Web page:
Strawberry Thrill | A Crumpled Festoon
So it’s Royal Circle seats at the Glyndebourne performance of Jules Massenet’s Cendrillon (Cinderella). The French composer’s comic opera celebrating the power of fantasy is a blend of colourful characters, generous melodies and sumptuous orchestral textures in bewitchingly heady arrangements. Director Fiona Shaw adds contemporary twists – and laughs. Poor Cinderella really is in for a rocky ride with her selfie loving halfsisters, bottom enhanced stepmother and gender fluid prince! It’s kooky, frothy, rococo and full of familial folly all at once. And a lot more entertaining than the Kardashians. Who said the countryside is boring? Next stop The Summer House. Sometimes one season is better than Four Seasons.
“There are two types of folly. One… is spread through the world by the cruel furies who sow serpents in the hearts of men. But there is another type, very different from the first, which brings delight. It is a certain fond delusion that takes over the soul, makes it forget all the troubles, all the worries, all the disappointments of life and plunges it into a torrent of pleasure.” Desiderius Erasmus, Praise of Folly, 1509
“England – southern England, probably the sleekest landscape in the world.” George Orwell, Homage to Catalonia, 1938
“The folly, particularly in Britain, is an attitude, a statement, a style, a fashion, a passion, a different world.” Gwyn Headley + Wim Meulenkamp, Follies, Grottoes + Garden Buildings, 1999
One man’s folly is another man’s fort. It’s something of a Tardis, a Marino Casino for the South Downs. The Summer House is really a compact three storey villa disguised as a gothic folly. A delightful conceit. The garden front in particular, when viewed from afar, is dressed up as a toy fort. Only the side elevations display the full extent of the building: the attic hidden behind the quatrefoil punctured parapet and the lower ground floor concealed behind the grass mound.
There are two entrances on the façade. One is up a triumphal flight of steps; the other is through a grotto arched under the steps. Where’s a hermit when you need one? Indeed, a hermit was found for an especially authentic party a while back. From a distance, at least with an unhealthy dose of Impressionistic myopia, the flint walls appear to be made of pebbles and shells.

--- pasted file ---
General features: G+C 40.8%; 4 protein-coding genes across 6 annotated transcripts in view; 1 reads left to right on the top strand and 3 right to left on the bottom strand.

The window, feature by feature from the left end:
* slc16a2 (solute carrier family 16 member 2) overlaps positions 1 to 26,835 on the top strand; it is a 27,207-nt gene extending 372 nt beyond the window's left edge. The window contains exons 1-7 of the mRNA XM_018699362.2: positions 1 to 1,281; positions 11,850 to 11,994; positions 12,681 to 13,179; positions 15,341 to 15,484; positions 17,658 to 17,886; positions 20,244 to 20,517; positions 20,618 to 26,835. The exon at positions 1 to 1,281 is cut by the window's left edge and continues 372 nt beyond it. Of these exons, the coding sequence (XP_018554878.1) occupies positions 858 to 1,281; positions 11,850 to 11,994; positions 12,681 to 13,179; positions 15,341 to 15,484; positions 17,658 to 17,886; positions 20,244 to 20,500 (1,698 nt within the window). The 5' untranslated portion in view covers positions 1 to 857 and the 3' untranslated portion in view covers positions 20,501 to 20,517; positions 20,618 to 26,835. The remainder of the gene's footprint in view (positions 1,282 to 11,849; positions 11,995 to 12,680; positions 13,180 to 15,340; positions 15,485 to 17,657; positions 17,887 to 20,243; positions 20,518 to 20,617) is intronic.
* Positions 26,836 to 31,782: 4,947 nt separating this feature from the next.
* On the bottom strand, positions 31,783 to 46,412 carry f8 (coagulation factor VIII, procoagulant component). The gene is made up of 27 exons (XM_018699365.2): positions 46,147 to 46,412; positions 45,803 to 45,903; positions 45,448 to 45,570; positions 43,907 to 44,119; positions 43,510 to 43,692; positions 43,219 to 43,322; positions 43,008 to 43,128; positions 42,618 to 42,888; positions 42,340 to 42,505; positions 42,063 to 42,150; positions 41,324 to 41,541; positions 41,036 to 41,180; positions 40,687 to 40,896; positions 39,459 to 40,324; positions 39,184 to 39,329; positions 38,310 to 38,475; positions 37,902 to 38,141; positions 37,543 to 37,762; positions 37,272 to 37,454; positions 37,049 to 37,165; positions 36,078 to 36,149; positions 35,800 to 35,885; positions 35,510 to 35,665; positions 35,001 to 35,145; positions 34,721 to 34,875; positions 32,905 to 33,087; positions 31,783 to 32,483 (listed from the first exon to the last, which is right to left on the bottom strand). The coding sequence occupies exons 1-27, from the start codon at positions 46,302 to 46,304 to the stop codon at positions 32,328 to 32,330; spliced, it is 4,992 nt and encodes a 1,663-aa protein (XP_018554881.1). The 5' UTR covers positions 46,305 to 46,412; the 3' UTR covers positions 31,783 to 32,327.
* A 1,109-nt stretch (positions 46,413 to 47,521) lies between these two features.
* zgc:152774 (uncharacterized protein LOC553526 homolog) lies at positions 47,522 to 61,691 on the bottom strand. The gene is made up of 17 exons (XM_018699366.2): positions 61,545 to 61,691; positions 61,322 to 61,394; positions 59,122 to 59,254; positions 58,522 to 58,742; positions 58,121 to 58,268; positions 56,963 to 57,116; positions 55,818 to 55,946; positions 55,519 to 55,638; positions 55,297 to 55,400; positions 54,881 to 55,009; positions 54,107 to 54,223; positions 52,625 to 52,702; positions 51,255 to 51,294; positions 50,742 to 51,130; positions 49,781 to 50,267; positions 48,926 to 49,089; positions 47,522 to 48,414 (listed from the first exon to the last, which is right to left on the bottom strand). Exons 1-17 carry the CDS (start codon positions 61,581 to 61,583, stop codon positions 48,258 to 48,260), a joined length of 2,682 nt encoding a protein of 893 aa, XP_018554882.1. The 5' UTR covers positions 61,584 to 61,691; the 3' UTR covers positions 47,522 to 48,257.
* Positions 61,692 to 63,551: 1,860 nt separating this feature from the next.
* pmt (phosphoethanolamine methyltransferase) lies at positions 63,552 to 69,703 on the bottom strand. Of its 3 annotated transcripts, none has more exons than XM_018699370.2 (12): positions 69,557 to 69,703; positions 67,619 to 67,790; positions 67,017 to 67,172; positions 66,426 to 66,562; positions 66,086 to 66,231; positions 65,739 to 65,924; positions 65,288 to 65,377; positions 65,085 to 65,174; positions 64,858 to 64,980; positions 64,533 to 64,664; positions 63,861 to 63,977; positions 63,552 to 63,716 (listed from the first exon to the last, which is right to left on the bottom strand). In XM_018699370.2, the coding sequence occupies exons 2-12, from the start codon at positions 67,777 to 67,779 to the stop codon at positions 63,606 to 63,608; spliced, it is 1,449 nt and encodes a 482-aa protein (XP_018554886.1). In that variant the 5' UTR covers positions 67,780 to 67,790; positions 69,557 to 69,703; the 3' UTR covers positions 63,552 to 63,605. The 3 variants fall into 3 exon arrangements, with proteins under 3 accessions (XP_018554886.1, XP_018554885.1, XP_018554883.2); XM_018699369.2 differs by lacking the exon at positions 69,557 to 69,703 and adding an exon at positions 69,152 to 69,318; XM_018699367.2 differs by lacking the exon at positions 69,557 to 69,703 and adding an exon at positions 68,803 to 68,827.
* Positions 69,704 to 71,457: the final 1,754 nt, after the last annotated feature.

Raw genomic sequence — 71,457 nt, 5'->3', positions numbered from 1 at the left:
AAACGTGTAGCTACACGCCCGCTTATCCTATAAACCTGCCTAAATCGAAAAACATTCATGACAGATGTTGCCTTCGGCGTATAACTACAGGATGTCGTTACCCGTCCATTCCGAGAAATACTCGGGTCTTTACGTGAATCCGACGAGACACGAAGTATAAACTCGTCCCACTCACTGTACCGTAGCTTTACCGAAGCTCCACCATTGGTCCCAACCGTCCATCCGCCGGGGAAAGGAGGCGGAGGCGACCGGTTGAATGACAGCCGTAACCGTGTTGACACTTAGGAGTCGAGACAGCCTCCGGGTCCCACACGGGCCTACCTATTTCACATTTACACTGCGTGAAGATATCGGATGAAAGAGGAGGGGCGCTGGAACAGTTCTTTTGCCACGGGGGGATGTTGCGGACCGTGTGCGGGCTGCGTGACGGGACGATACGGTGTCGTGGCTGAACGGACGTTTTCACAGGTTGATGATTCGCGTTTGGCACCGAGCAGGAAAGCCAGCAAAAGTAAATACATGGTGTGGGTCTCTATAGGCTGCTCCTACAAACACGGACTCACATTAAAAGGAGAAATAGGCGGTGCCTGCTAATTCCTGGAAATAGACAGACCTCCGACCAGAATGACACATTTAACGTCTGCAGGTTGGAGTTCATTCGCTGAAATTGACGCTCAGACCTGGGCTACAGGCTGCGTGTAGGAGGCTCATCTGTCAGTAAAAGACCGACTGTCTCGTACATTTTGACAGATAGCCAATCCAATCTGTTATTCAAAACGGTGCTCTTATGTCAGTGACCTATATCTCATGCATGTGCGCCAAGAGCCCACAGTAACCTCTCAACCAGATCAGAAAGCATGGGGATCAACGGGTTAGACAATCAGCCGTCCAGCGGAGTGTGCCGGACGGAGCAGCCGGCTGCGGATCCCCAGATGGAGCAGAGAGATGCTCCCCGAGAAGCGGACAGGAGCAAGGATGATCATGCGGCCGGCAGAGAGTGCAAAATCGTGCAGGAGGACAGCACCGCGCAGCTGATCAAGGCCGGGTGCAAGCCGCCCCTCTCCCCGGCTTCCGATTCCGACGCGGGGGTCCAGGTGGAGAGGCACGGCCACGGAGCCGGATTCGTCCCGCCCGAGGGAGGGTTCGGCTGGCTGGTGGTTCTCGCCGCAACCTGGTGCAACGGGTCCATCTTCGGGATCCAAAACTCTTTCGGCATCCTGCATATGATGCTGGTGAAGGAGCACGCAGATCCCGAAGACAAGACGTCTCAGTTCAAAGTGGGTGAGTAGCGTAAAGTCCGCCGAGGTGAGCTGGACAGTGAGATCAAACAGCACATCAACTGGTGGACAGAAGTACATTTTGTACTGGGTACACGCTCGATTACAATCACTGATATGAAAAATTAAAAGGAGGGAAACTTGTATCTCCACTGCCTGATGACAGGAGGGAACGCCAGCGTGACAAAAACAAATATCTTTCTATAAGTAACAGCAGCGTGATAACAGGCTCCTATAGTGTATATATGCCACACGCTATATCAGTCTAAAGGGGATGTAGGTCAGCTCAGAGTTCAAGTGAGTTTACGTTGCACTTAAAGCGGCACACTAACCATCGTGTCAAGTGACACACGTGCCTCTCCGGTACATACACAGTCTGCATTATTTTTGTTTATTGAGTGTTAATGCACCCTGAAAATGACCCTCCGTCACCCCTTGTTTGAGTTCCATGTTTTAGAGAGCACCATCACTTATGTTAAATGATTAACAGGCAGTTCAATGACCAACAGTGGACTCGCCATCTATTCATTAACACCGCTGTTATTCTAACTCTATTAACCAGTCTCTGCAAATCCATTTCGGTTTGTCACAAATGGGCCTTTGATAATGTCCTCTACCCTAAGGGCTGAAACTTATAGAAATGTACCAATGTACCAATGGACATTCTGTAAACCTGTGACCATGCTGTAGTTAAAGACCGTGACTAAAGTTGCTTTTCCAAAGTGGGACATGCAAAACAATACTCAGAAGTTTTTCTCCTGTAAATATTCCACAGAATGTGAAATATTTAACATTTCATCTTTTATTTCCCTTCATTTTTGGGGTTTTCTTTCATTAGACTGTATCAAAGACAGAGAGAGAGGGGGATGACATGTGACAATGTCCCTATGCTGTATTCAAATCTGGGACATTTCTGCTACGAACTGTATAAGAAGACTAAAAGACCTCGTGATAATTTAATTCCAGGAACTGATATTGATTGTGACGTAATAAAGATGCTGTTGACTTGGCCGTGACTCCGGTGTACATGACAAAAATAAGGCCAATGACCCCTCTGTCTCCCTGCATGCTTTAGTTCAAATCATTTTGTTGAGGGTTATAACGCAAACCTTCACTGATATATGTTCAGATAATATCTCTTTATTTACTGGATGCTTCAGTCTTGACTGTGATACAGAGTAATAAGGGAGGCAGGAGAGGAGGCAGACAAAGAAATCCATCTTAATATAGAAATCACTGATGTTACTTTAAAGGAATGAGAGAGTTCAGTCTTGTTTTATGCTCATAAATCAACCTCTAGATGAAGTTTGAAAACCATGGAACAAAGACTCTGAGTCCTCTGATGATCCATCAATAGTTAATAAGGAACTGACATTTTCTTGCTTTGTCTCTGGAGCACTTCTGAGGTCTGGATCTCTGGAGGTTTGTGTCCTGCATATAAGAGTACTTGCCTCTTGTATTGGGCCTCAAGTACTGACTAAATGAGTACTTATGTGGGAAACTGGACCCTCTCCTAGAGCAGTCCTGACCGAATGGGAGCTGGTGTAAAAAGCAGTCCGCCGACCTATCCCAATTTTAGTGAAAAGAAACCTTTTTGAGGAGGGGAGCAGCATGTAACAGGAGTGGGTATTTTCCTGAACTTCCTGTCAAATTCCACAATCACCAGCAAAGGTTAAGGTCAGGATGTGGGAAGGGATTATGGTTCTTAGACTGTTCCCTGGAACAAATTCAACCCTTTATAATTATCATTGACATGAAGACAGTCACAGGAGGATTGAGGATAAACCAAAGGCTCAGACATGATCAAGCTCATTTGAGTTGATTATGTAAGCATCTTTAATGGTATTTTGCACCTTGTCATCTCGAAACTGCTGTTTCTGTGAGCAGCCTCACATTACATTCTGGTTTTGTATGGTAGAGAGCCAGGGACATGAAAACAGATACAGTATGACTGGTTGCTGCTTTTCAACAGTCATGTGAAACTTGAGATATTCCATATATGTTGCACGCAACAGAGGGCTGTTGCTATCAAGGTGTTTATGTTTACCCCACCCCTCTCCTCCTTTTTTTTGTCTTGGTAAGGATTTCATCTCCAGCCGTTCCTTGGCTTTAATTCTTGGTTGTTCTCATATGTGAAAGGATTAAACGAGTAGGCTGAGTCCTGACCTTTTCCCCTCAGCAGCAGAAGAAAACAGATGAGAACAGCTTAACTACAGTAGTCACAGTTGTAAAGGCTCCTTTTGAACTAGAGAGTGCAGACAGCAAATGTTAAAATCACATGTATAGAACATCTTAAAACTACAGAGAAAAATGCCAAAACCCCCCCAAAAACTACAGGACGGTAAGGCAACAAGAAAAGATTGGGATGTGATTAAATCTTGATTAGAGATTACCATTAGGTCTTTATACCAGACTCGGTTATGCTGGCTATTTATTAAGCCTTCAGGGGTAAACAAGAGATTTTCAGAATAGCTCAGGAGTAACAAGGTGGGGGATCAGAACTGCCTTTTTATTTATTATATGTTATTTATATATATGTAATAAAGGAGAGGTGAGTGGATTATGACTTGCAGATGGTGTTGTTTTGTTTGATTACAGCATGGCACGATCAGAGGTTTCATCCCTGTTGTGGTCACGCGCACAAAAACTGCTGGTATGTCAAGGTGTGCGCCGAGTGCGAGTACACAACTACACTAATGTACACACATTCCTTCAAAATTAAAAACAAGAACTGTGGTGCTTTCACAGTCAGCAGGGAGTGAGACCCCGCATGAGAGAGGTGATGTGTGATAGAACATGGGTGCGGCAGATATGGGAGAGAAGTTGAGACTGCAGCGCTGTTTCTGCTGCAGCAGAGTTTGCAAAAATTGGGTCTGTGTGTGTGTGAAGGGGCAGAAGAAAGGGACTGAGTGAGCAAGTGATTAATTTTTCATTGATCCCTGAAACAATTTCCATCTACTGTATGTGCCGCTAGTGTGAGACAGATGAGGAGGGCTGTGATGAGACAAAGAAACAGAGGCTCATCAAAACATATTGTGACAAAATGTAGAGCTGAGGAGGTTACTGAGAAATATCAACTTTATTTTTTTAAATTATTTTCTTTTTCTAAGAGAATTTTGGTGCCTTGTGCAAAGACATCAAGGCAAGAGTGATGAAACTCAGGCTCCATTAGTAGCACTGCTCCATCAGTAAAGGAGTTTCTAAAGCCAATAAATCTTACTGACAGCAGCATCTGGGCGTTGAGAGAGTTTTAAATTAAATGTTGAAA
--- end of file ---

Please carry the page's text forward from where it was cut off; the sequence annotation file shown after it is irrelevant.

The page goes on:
The Summer House sits in the centre of a landscaped park. Just as carvings aren’t carvings unless they’re Grinling Gibbons and carpets aren’t carpets unless they’re Aubusson, so parkland isn’t parkland unless it’s Capability Brown. Fortunately not only did young Lancelot design this park (and lake) but he might even have had a hand in the house itself.
It was built in the late 18th century as a bath house for the Norman Irish 11th Earl of Clanricarde. Running beneath the building is a canal, a tributary of the River Meon, which originally fed the windowless lower ground floor bathing pool. The octagonal pool room is now, with great aptness, a bathroom. The octagonal Chinese wallpapered dining room above benefits from a canted bay window. Stalking light, drawing with light, the dining room overlooks a 200 metre long terrace which overlooks That Park which overlooks the Meon Valley which overlooks Old Winchester Hill. This weekend it’s Narnia.
The internal arrangement lends more than a certain sense of country house grandeur. Meals are carried on trays up a double height staircase hall (with a little detour via the drawing room) connecting the lower ground floor kitchen to the dining room. The enfilade of piano nobile reception rooms separates the lower ground floor master bedroom from the top floor guest rooms. Positive negative space.
The Bath House | The Dower House | The Gardener’s House | The Summer House. A perennial eyecatcher. It’s not summer this weekend but rather very late winter: spring solstice. Snowfall has brought monochromatic elegance, a binary gamut. White noise, white mischief, white magic. Perfect for capturing indecisive moments, framing representations. Everything is more defined, more sculptural: a temporary white phantasmagoria. “I hope you enjoy working in the art world,” beamed Julia Korner, Fine Art Consultant and Agent, Maritime Specialist and Lecturer at the BADA vernissage a few days previously. One man’s folly is another man’s forte.